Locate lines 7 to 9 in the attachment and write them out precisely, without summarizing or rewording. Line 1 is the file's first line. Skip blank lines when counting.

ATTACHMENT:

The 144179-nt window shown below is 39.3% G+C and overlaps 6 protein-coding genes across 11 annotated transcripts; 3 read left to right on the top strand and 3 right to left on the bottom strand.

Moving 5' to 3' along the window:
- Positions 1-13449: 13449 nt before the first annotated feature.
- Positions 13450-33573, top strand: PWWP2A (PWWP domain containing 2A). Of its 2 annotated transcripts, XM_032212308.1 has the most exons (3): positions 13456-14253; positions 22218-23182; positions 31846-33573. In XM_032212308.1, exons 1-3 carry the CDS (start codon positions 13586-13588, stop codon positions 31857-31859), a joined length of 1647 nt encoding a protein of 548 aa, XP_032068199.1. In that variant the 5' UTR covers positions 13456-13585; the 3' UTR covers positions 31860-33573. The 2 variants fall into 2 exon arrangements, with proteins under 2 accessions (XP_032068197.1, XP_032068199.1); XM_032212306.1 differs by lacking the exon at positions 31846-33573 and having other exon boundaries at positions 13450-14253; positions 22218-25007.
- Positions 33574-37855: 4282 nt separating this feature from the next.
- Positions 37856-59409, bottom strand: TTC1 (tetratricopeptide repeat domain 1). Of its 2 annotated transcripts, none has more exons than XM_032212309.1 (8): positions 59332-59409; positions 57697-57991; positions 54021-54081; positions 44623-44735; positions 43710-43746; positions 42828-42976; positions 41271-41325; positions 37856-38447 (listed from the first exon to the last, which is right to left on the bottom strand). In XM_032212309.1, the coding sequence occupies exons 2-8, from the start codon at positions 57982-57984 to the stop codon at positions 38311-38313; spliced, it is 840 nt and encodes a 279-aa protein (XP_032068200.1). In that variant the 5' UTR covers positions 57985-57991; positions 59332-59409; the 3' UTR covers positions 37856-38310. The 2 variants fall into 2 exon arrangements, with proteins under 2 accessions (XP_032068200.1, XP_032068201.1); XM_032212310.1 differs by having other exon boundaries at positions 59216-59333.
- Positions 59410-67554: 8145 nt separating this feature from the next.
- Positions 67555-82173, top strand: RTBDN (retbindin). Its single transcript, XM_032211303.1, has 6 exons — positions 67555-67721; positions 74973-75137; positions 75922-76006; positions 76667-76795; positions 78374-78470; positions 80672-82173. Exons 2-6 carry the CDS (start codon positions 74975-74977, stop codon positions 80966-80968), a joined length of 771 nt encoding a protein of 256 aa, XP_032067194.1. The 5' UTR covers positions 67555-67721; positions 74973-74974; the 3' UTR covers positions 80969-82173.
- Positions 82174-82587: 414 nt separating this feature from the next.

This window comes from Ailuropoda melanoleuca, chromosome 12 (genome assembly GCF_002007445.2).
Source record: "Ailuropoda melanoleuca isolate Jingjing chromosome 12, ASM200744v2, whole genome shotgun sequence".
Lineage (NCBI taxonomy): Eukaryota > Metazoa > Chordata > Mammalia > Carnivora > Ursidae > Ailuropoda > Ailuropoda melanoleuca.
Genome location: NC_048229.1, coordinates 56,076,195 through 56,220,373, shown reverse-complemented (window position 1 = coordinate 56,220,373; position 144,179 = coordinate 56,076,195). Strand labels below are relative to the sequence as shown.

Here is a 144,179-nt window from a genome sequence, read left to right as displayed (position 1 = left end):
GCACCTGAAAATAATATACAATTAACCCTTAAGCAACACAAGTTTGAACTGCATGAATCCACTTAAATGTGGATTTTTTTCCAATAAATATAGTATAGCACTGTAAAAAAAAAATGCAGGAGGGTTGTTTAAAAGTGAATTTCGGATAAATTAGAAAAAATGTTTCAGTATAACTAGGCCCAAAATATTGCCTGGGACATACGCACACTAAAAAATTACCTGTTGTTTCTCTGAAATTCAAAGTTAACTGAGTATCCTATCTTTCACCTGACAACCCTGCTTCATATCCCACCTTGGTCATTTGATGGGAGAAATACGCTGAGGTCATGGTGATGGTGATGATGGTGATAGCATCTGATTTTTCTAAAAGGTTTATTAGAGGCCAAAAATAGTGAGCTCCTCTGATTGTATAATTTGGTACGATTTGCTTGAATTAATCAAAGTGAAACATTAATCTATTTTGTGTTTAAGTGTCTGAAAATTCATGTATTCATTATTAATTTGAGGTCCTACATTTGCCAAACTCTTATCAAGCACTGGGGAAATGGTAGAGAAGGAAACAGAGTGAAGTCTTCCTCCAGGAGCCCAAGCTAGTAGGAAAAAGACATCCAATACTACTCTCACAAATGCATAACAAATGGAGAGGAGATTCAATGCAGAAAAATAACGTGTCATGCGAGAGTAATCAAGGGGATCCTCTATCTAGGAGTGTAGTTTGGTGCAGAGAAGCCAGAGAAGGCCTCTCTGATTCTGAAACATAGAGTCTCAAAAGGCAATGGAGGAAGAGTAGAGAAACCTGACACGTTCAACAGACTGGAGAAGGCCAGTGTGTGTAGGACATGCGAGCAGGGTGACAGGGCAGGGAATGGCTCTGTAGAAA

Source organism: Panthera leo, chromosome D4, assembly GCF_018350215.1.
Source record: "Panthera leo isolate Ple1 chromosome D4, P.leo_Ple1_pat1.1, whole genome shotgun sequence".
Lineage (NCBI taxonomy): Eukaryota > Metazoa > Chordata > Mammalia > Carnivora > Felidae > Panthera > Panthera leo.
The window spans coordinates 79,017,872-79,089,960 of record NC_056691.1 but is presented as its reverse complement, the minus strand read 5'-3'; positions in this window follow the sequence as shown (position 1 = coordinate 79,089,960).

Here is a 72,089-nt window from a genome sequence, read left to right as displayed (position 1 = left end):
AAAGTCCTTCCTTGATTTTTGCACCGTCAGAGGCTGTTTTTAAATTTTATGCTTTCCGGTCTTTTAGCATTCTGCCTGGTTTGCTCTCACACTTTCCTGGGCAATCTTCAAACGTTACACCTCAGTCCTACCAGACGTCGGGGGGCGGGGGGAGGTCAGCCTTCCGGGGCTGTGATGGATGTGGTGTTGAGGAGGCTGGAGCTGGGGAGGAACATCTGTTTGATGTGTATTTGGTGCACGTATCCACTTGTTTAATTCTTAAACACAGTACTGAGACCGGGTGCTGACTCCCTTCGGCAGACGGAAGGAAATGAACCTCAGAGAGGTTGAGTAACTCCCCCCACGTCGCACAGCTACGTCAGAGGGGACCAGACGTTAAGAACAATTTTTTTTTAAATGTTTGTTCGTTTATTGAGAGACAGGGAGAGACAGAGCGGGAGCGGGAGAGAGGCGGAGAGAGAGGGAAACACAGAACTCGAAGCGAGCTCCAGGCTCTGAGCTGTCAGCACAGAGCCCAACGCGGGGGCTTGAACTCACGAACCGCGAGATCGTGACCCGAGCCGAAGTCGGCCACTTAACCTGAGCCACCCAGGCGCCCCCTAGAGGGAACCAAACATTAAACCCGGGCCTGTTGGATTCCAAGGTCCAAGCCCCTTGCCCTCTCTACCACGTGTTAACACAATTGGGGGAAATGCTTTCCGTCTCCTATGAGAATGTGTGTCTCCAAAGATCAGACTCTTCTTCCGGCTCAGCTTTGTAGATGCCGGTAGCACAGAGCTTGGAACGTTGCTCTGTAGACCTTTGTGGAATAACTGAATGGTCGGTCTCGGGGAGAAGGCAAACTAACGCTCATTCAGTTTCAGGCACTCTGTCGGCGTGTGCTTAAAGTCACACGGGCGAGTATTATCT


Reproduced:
- Positions 59410-67554: 8145 nt separating this feature from the next.
- Positions 67555-82173, top strand: RTBDN (retbindin). Its single transcript, XM_032211303.1, has 6 exons — positions 67555-67721; positions 74973-75137; positions 75922-76006; positions 76667-76795; positions 78374-78470; positions 80672-82173. Exons 2-6 carry the CDS (start codon positions 74975-74977, stop codon positions 80966-80968), a joined length of 771 nt encoding a protein of 256 aa, XP_032067194.1. The 5' UTR covers positions 67555-67721; positions 74973-74974; the 3' UTR covers positions 80969-82173.
- Positions 82174-82587: 414 nt separating this feature from the next.